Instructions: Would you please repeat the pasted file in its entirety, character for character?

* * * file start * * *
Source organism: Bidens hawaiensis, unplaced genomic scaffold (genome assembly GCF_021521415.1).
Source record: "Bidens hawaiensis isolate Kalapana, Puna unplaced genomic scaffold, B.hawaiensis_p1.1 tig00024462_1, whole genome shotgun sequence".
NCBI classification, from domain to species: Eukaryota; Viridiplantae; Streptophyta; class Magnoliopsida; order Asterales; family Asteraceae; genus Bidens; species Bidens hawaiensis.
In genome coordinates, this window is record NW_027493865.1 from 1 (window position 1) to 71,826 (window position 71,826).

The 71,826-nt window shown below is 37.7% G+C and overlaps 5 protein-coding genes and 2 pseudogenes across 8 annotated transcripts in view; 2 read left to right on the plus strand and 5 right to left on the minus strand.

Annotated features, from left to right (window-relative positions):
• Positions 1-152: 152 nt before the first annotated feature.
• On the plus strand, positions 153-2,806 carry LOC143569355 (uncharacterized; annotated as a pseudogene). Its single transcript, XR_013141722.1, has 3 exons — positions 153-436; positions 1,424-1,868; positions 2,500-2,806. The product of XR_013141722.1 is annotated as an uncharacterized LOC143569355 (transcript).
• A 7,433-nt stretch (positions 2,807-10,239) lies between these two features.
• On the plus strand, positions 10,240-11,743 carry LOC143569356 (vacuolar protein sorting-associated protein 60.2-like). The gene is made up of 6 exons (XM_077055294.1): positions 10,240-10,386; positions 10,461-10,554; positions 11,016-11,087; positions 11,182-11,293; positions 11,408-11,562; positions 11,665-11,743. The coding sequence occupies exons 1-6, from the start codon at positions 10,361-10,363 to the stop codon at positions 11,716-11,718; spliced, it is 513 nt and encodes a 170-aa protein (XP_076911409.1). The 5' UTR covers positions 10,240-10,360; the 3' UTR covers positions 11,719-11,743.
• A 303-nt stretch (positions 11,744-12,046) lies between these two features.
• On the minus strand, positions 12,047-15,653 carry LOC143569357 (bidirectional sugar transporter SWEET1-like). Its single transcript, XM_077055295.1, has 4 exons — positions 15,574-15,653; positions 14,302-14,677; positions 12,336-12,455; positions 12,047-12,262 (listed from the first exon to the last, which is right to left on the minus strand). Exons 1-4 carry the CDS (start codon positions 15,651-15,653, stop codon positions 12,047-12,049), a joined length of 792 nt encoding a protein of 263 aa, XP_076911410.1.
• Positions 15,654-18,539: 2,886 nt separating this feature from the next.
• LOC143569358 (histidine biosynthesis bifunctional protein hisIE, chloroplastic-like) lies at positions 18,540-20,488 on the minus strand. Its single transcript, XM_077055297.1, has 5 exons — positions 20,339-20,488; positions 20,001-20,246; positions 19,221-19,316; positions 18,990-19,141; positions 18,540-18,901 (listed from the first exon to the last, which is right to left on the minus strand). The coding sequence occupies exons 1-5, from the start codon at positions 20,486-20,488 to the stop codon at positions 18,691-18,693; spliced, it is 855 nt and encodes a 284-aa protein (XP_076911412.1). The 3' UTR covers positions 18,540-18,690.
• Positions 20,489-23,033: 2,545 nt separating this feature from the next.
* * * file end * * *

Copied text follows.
Source organism: Bidens hawaiensis, unplaced genomic scaffold (genome assembly GCF_021521415.1).
Source record: "Bidens hawaiensis isolate Kalapana, Puna unplaced genomic scaffold, B.hawaiensis_p1.1 tig00024462_1, whole genome shotgun sequence".
NCBI classification, from domain to species: Eukaryota; Viridiplantae; Streptophyta; class Magnoliopsida; order Asterales; family Asteraceae; genus Bidens; species Bidens hawaiensis.
In genome coordinates, this window is record NW_027493865.1 from 1 (window position 1) to 71,826 (window position 71,826).

The 71,826-nt window shown below is 37.7% G+C and overlaps 5 protein-coding genes and 2 pseudogenes across 8 annotated transcripts in view; 2 read left to right on the plus strand and 5 right to left on the minus strand.

Annotated features, from left to right (window-relative positions):
• Positions 1-152: 152 nt before the first annotated feature.
• On the plus strand, positions 153-2,806 carry LOC143569355 (uncharacterized; annotated as a pseudogene). Its single transcript, XR_013141722.1, has 3 exons — positions 153-436; positions 1,424-1,868; positions 2,500-2,806. The product of XR_013141722.1 is annotated as an uncharacterized LOC143569355 (transcript).
• A 7,433-nt stretch (positions 2,807-10,239) lies between these two features.
• On the plus strand, positions 10,240-11,743 carry LOC143569356 (vacuolar protein sorting-associated protein 60.2-like). The gene is made up of 6 exons (XM_077055294.1): positions 10,240-10,386; positions 10,461-10,554; positions 11,016-11,087; positions 11,182-11,293; positions 11,408-11,562; positions 11,665-11,743. The coding sequence occupies exons 1-6, from the start codon at positions 10,361-10,363 to the stop codon at positions 11,716-11,718; spliced, it is 513 nt and encodes a 170-aa protein (XP_076911409.1). The 5' UTR covers positions 10,240-10,360; the 3' UTR covers positions 11,719-11,743.
• A 303-nt stretch (positions 11,744-12,046) lies between these two features.
• On the minus strand, positions 12,047-15,653 carry LOC143569357 (bidirectional sugar transporter SWEET1-like). Its single transcript, XM_077055295.1, has 4 exons — positions 15,574-15,653; positions 14,302-14,677; positions 12,336-12,455; positions 12,047-12,262 (listed from the first exon to the last, which is right to left on the minus strand). Exons 1-4 carry the CDS (start codon positions 15,651-15,653, stop codon positions 12,047-12,049), a joined length of 792 nt encoding a protein of 263 aa, XP_076911410.1.
• Positions 15,654-18,539: 2,886 nt separating this feature from the next.
• LOC143569358 (histidine biosynthesis bifunctional protein hisIE, chloroplastic-like) lies at positions 18,540-20,488 on the minus strand. Its single transcript, XM_077055297.1, has 5 exons — positions 20,339-20,488; positions 20,001-20,246; positions 19,221-19,316; positions 18,990-19,141; positions 18,540-18,901 (listed from the first exon to the last, which is right to left on the minus strand). The coding sequence occupies exons 1-5, from the start codon at positions 20,486-20,488 to the stop codon at positions 18,691-18,693; spliced, it is 855 nt and encodes a 284-aa protein (XP_076911412.1). The 3' UTR covers positions 18,540-18,690.
• Positions 20,489-23,033: 2,545 nt separating this feature from the next.